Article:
Posts Tagged As: John Boehner

House To Spend $500K To Defend DOMA

Jim Burroway

April 20th, 2011

Paul Clement

House Speaker John Boehner (R-OH) has announced that he has contracted with a law firm to defend the so-called Defense of Marriage Act in court, in response to the Obama Administration’s announcement that they consider DOMA’s defense as requiring heightened scrutiny. Former Bush Administration U.S. solicitor general Paul Clement was tapped to defend DOMA on behalf of the GOP-controlled House to the tune of $500,000, funds which Boehner says he will strip from the Justice Department’s budget.  Clement is a partner at the D.C.-based office for the firm King & Spalding where he manages the national appellate practice. Clement has argued more than 50 cases before the U.S. Supreme Court.

Metro Weekly has looked into the contract Boehner signed with King & Spalding, which specifies the firm’s defense in Windsor v. United States.  That case was brought by Edith Windsor, the widow of Thea Spyer, who had to pay a $350,000 estate tax that she would not have had to pay had their Canadian marriage been recognized by the federal government. The contract sets a cap of $500,000 to defend DOMA in Windsor v. United States, but the contract has a provision which suggests that the cap can be raised. The contract does not authorize the hiring of outside experts without approval from the House. Metro Weekly noticed a non-discrimination clause in the contract:

It also is notable that the nondiscrimination clause in the contract states that King & Spalding “will not discriminate in its performance of this Agreement because of race, color, religion, sex, national origin, age, disability or any other prohibited basis.” Neither sexual orientation nor gender identity are included. This despite the fact that the firm clearly does include such categories in its own nondiscrimination policy.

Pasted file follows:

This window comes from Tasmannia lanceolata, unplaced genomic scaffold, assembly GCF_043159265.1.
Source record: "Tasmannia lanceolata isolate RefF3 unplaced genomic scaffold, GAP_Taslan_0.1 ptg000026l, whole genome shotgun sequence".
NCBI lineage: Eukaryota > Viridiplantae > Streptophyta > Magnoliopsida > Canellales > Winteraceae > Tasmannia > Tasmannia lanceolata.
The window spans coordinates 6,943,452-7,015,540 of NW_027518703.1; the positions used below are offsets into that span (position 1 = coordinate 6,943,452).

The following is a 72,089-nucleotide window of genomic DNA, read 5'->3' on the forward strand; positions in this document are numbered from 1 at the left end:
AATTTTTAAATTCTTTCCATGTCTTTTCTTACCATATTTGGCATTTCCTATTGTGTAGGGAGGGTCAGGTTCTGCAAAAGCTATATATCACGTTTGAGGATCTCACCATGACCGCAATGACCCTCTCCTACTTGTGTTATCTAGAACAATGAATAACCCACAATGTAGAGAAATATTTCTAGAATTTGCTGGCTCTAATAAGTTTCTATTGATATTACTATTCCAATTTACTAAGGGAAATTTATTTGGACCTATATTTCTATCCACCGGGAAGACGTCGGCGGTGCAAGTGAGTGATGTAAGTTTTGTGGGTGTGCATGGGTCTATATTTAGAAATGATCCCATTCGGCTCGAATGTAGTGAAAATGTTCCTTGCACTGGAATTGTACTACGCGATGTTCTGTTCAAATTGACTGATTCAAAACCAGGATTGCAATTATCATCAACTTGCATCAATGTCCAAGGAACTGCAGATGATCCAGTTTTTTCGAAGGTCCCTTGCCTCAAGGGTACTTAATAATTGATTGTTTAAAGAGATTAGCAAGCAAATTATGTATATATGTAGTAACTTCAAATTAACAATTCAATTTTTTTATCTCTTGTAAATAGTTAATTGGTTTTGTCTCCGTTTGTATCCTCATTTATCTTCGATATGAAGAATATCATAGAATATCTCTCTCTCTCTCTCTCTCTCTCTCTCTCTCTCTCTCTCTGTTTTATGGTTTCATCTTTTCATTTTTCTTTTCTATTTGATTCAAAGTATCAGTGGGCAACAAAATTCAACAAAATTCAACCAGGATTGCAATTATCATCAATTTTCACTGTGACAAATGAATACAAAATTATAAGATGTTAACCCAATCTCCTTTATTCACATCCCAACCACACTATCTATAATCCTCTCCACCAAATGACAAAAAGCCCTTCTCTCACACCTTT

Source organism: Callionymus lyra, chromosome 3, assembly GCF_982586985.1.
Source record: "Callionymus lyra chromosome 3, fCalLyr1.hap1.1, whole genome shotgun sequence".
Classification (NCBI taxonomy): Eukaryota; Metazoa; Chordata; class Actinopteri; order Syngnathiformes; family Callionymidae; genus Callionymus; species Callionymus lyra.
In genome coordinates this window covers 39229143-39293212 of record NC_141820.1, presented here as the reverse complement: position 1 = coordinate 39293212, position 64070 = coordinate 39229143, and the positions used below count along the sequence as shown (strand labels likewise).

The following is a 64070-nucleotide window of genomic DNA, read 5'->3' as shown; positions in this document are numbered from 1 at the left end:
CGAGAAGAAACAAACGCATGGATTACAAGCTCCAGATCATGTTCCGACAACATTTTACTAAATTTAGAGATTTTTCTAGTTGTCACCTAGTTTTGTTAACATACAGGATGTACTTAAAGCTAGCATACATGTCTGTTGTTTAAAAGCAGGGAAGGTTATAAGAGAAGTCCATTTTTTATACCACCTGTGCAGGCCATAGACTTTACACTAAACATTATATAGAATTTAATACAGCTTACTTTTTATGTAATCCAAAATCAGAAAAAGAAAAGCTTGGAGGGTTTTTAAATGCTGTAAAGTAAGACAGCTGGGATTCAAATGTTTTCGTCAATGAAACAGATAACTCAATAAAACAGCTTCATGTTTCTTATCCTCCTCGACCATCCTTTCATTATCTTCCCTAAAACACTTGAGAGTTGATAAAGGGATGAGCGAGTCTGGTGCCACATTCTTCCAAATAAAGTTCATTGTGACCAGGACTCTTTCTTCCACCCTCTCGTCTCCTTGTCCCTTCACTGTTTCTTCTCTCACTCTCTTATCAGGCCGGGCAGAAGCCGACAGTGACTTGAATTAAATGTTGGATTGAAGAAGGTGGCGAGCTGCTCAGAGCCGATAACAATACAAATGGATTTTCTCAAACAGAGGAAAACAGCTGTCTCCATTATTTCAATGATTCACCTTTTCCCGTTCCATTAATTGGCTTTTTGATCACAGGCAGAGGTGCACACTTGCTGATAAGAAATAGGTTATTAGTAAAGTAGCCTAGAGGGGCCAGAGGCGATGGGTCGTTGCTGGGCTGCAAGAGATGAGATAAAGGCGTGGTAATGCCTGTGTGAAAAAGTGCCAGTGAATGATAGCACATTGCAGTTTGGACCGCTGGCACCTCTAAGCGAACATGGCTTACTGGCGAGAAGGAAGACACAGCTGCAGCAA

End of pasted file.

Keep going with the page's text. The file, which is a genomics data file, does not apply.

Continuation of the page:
DOMA is currently being challenged in at least twelve separate court cases around the country.

Boehner Announces Defense of DOMA

Jim Burroway

March 9th, 2011

TPM reports that House Speaker John Boehner (R-OH) has issued a statement announcing that the House will intervene as a third party defendant in court cases challenging the constitutionality of the Defense of Marriage Act. TPM quotes from the statement:

“Today, after consultation with the Bipartisan Leadership Advisory Group, the House General Counsel has been directed to initiate a legal defense of this law,” Boehner said in the statement. “This action by the House will ensure that this law’s constitutionality is decided by the courts, rather than by the President unilaterally.”

Of course, the president didn’t determine the law’s unconstitutionally unilaterally. The administration instead determined that they could not defend the law’s constitutionality based on the facts and heightened scrutiny. The administration also threw some bait in Boehner’s direction, pointing out that the House was perfectly within its rights to argue in court that that the law did not result in discrimination against LBGT couples. Boehner dropped the “only interested in the budget” charade to take the challenge. This should be fun.

The Hill reports that the action was taken based on a party line vote following a thirty-minute meeting, with Boehner joining House Majority Leader Eric Cantor (R-VA) and House Majority Whip Kevin McCarthy (R-CA) supporting the move. House Minority Leader Nancy Pelosi (D-CA.) and House Minority Whip Steny Hoyer (D-MD) voted no.

Boehner responds to Obama’s refusal to defend DOMA

Timothy Kincaid

March 4th, 2011

House Speaker John Boehner has announced the direction that he will go in response to Attorney General Holder’s declaration that he and President Obama would no longer defend the constitutionality of the Defense of Marriage Act. And it appears, to me, to be a measured and non-hysterical response. (WaPo)

Boehner said he will convene a meeting of the Bipartisan Legal Advisory Group, a first step toward taking action in the House to defend the law.

“It is regrettable that the Obama administration has opened this divisive issue at a time when Americans want their leaders to focus on jobs and the challenges facing our economy,” Boehner said in a statement. “The constitutionality of this law should be determined by the courts – not by the president unilaterally – and this action by the House will ensure the matter is addressed in a manner consistent with our Constitution.”